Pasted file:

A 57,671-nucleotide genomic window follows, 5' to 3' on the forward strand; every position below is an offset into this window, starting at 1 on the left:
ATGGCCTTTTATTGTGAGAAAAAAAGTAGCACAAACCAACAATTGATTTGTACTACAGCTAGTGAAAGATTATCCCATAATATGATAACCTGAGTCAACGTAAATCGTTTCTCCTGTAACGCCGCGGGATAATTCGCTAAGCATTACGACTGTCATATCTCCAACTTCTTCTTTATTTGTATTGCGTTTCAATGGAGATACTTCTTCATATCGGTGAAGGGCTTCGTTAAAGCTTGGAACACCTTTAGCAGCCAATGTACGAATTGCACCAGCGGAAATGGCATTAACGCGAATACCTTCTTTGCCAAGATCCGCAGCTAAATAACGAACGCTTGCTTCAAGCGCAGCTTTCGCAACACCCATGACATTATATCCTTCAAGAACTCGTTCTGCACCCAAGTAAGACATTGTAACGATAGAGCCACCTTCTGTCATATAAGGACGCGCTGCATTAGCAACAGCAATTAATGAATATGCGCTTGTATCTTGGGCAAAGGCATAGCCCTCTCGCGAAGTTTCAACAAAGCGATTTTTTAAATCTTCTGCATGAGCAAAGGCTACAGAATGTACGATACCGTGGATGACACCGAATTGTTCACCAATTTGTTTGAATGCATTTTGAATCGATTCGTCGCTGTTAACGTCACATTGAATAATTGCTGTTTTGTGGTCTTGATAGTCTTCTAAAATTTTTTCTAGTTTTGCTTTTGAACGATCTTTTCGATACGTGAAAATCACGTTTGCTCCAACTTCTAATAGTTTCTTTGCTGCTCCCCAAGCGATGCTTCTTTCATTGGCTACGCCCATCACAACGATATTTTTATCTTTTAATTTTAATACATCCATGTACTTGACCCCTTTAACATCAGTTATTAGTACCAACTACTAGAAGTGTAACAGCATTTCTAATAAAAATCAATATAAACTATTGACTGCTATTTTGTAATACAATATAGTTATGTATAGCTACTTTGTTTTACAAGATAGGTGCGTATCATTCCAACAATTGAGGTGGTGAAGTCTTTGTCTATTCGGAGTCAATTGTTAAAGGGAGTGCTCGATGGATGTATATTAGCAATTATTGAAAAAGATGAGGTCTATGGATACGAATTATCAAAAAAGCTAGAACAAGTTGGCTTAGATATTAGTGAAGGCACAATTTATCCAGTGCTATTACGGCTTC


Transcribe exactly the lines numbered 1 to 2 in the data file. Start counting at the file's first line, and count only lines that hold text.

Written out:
A 57,671-nucleotide genomic window follows, 5' to 3' on the forward strand; every position below is an offset into this window, starting at 1 on the left:
ATGGCCTTTTATTGTGAGAAAAAAAGTAGCACAAACCAACAATTGATTTGTACTACAGCTAGTGAAAGATTATCCCATAATATGATAACCTGAGTCAACGTAAATCGTTTCTCCTGTAACGCCGCGGGATAATTCGCTAAGCATTACGACTGTCATATCTCCAACTTCTTCTTTATTTGTATTGCGTTTCAATGGAGATACTTCTTCATATCGGTGAAGGGCTTCGTTAAAGCTTGGAACACCTTTAGCAGCCAATGTACGAATTGCACCAGCGGAAATGGCATTAACGCGAATACCTTCTTTGCCAAGATCCGCAGCTAAATAACGAACGCTTGCTTCAAGCGCAGCTTTCGCAACACCCATGACATTATATCCTTCAAGAACTCGTTCTGCACCCAAGTAAGACATTGTAACGATAGAGCCACCTTCTGTCATATAAGGACGCGCTGCATTAGCAACAGCAATTAATGAATATGCGCTTGTATCTTGGGCAAAGGCATAGCCCTCTCGCGAAGTTTCAACAAAGCGATTTTTTAAATCTTCTGCATGAGCAAAGGCTACAGAATGTACGATACCGTGGATGACACCGAATTGTTCACCAATTTGTTTGAATGCATTTTGAATCGATTCGTCGCTGTTAACGTCACATTGAATAATTGCTGTTTTGTGGTCTTGATAGTCTTCTAAAATTTTTTCTAGTTTTGCTTTTGAACGATCTTTTCGATACGTGAAAATCACGTTTGCTCCAACTTCTAATAGTTTCTTTGCTGCTCCCCAAGCGATGCTTCTTTCATTGGCTACGCCCATCACAACGATATTTTTATCTTTTAATTTTAATACATCCATGTACTTGACCCCTTTAACATCAGTTATTAGTACCAACTACTAGAAGTGTAACAGCATTTCTAATAAAAATCAATATAAACTATTGACTGCTATTTTGTAATACAATATAGTTATGTATAGCTACTTTGTTTTACAAGATAGGTGCGTATCATTCCAACAATTGAGGTGGTGAAGTCTTTGTCTATTCGGAGTCAATTGTTAAAGGGAGTGCTCGATGGATGTATATTAGCAATTATTGAAAAAGATGAGGTCTATGGATACGAATTATCAAAAAAGCTAGAACAAGTTGGCTTAGATATTAGTGAAGGCACAATTTATCCAGTGCTATTACGGCTTC